Victory lifted Spurs into top four ahead of Champions League tieA little over a week ago Niko Kranjcar might have been forgiven for thinking he was so far out in the cold at White Hart Lane that he might as well have been in Siberia. Now he’s thoroughly defrosted after two red hot strikes grabbed six points for Tottenham to lift them back into the Champions League places.
The goal capped a very impressive performance for Harry Redknapp’s side, not impressive in the sense that Spurs engineered countless chances and tore Sunderland apart – they most certainly didn’t – but impressive in the sense that their second string midfield came to the Stadium of Light and got the job done. That’s something that Manchester City, Arsenal and Manchester United cannot say. And it’s a very good sign for Tottenham as the business end of the season approaches.
But as Steven Pienaar pointed out earlier this week, the Champions League is a very different beast. Being able to grind out a gritty result in the North East is a world away from a glamor tie against AC Milan in the San Siro.
For all the credit they deserve for getting the result, if your midfield isn’t able to create chances against Sunderland – today’s goals came from a set piece and a stunning volley from nothing – then you’re going to have problems against a disciplined Italian unit.
|ON THE SIDELINES
Rafael Van der Vaart
Calf muscle strain
The reserves did their part, but Tottenham desperately need their big guns back if they’re to put up a fight against a side flying high at the top of Serie A.
For Kranjcar’s obvious quality, Gareth Bale has been explosive in the Champions League – most notably scoring a hat-trick at the San Siro against Inter – while Rafael van der Vaart has been a revelation for Spurs this season.
Where Defoe and Pavlyuchenko looked flat against Sunderland, van der Vaart has been positively talismanic for his side.
But arguably the most influential player is Luka Modric, the Croatian composer is the heartbeat of the Tottenham concerto. Pienaar or Kranjcar – although neither are the same whirlwind – can deputize for Bale and a strike force of Defoe and Crouch would suffice in deference to a partnership of Crouch and van der Vaart but, put simply, there is no ready replacement for Modric.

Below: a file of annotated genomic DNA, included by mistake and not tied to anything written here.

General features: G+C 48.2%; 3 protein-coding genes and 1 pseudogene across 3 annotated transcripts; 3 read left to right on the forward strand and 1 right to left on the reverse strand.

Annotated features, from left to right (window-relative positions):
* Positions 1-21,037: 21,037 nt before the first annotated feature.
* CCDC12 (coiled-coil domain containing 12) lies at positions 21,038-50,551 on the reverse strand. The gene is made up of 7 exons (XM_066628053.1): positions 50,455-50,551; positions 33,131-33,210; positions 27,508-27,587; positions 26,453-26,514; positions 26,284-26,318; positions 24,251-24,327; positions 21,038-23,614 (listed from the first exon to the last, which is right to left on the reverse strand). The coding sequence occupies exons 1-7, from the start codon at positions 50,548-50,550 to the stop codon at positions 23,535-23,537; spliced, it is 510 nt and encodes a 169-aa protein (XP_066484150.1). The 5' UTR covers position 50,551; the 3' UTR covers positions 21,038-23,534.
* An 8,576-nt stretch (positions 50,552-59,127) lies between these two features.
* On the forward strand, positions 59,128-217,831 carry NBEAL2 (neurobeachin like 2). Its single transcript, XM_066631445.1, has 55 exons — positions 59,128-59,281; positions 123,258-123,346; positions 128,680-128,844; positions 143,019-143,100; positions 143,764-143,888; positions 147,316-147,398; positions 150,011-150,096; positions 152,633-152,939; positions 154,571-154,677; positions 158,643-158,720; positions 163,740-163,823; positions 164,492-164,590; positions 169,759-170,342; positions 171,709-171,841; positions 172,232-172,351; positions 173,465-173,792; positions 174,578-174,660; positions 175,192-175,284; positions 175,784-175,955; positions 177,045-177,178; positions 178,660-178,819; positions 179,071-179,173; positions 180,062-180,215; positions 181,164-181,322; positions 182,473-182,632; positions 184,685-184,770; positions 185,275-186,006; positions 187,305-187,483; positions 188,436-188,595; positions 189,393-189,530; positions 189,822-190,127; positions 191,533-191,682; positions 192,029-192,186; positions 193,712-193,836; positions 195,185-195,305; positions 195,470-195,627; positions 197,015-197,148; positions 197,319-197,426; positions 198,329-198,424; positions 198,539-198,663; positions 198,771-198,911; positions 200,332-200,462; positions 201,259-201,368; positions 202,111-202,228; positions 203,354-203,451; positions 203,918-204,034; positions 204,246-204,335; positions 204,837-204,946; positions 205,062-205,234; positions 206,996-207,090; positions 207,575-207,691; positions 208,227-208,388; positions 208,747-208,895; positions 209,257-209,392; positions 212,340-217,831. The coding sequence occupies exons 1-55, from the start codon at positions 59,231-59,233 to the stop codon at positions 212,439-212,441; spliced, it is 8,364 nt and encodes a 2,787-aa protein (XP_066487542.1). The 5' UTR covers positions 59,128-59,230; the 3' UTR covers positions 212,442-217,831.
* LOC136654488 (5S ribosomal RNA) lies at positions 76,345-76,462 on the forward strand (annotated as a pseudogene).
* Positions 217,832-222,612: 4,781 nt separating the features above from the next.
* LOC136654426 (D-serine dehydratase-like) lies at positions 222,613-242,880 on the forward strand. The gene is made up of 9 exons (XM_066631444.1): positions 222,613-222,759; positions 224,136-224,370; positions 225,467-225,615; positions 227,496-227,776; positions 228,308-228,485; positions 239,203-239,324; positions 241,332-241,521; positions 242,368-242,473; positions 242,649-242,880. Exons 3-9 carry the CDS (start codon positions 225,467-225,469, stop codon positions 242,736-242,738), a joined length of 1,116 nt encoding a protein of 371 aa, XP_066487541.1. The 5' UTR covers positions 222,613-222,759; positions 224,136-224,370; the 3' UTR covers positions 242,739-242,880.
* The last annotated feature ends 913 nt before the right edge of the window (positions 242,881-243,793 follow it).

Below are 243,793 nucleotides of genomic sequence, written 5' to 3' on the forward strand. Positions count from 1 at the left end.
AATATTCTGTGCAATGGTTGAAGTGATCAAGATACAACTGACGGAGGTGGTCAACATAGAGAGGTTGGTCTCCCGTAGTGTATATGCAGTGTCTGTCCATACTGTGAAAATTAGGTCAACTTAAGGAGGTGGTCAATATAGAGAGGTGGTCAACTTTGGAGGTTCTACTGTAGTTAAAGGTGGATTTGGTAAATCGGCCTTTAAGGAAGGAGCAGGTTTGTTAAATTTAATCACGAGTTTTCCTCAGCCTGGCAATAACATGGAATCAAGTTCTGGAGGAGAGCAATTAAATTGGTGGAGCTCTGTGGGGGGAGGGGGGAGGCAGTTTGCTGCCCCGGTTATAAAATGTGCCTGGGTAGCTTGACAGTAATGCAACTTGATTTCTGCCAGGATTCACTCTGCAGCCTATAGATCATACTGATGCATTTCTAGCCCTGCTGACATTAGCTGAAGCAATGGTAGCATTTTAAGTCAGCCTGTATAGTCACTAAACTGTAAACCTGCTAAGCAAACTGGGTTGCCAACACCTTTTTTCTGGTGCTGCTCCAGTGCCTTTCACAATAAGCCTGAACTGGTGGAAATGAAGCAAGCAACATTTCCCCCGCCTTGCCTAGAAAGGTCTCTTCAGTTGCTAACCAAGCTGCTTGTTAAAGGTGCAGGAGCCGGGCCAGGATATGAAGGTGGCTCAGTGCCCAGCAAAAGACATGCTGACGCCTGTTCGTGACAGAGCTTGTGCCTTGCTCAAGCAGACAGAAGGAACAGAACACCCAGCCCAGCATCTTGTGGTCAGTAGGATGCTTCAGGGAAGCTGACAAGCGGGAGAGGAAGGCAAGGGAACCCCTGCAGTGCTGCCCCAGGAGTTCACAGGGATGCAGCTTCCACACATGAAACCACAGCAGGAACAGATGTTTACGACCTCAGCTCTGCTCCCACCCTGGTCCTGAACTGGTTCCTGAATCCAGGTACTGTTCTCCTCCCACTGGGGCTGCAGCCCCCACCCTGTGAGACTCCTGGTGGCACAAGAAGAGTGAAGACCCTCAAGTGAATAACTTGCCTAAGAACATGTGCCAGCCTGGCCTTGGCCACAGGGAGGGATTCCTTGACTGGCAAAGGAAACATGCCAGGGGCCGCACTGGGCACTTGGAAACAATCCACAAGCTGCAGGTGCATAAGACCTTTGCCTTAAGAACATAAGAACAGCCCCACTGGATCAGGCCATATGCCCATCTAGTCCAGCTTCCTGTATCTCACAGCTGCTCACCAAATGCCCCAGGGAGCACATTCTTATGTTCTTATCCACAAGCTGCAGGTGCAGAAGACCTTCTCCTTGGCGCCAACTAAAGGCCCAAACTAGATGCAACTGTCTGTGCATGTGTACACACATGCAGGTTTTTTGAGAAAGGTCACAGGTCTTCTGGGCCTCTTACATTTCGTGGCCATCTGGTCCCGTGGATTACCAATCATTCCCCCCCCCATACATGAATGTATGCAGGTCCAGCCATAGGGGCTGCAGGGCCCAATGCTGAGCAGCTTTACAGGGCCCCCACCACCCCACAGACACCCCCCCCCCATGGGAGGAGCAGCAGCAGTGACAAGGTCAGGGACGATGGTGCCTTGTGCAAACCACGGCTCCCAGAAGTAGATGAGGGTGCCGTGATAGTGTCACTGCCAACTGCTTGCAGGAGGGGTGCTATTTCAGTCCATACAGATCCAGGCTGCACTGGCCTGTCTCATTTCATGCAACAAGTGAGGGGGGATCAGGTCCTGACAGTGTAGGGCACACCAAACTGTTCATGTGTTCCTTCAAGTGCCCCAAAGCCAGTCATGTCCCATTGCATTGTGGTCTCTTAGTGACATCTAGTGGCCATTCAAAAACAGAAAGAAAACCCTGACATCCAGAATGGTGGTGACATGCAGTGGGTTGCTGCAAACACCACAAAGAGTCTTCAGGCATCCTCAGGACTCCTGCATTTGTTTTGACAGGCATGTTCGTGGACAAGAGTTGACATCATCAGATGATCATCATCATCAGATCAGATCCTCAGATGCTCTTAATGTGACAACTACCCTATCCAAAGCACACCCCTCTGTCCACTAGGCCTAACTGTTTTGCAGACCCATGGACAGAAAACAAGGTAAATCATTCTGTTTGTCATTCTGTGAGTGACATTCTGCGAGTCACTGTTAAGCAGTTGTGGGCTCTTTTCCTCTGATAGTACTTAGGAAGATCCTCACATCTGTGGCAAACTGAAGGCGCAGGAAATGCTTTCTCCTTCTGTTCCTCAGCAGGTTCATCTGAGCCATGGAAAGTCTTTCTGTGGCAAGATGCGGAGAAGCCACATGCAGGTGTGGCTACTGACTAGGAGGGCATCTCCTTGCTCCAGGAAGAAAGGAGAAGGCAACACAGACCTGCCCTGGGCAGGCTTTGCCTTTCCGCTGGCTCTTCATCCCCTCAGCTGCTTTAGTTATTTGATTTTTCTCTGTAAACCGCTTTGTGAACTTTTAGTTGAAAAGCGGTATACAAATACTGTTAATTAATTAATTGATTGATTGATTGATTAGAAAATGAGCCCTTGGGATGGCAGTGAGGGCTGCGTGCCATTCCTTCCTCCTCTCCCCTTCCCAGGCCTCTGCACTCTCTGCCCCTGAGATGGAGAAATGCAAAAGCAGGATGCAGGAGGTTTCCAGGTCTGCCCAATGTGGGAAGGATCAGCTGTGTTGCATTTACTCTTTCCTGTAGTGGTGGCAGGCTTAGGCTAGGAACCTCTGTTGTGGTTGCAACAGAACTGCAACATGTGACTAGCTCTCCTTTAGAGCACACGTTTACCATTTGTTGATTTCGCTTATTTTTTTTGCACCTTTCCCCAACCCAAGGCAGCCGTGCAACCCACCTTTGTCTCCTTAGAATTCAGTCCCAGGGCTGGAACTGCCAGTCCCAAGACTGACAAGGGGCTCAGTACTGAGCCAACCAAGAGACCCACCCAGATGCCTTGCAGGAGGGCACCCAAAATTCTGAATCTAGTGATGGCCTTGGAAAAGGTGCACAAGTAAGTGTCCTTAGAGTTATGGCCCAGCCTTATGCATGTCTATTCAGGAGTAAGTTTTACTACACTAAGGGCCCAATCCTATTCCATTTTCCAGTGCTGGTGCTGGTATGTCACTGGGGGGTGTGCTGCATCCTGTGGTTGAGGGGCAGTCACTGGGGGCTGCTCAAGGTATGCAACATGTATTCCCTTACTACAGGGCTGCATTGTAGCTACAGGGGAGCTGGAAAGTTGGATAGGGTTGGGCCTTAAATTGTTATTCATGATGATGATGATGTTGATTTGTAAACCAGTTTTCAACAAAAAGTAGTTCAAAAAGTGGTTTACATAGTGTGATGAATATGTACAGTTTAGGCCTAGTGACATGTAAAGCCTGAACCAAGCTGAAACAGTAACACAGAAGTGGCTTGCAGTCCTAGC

Jenas just isn’t on his level and, despite his recent thawing; Kranjcar doesn’t have the pedigree needed to pull the strings from a central position in a tie of this magnitude.
If Spurs can get Modric into the game against Milan they’ll stand a chance, if they can get two of their magic three to the San Siro cauldron they’ll be in the tie. But if they can get all three into the mix, well, they might just cook up something special.
The other side of the coin...
Money can’t buy you love, but as Jack Walker , Roman Abramovich and someday surely Sheikh Mansour will be able to tell you; money can buy you the Premier League. And as many an identity thief can testify, a passport to Europe also has its price. The premium secured for Darren Bent in the January sales may have looked like good business at the time, but if the cost is Sunderland’s ticket to next season’s Europa League – can the club’s hierarchy still claim that they got a great deal for the club?
While it’s overly simplistic to blame a team’s tribulations solely on one player’s departure, the results speak for themselves. With Bent at the club, Sunderland lost two games at home all season. Without him, they’ve lost both of their home games as well as a bonus defeat at the hands of Stoke City.
The fact is, Sunderland have struggled for goals from midfield all season and barring Kieran Richardson’s fleeting purple patch they don’t seem to have resolved this issue. This has been compounded by a return to last season’s defensive lapses that cost them a top half finish, and begs the question: What will be the cost this time around?
But at least the books will be balanced, so much for financial fair play.
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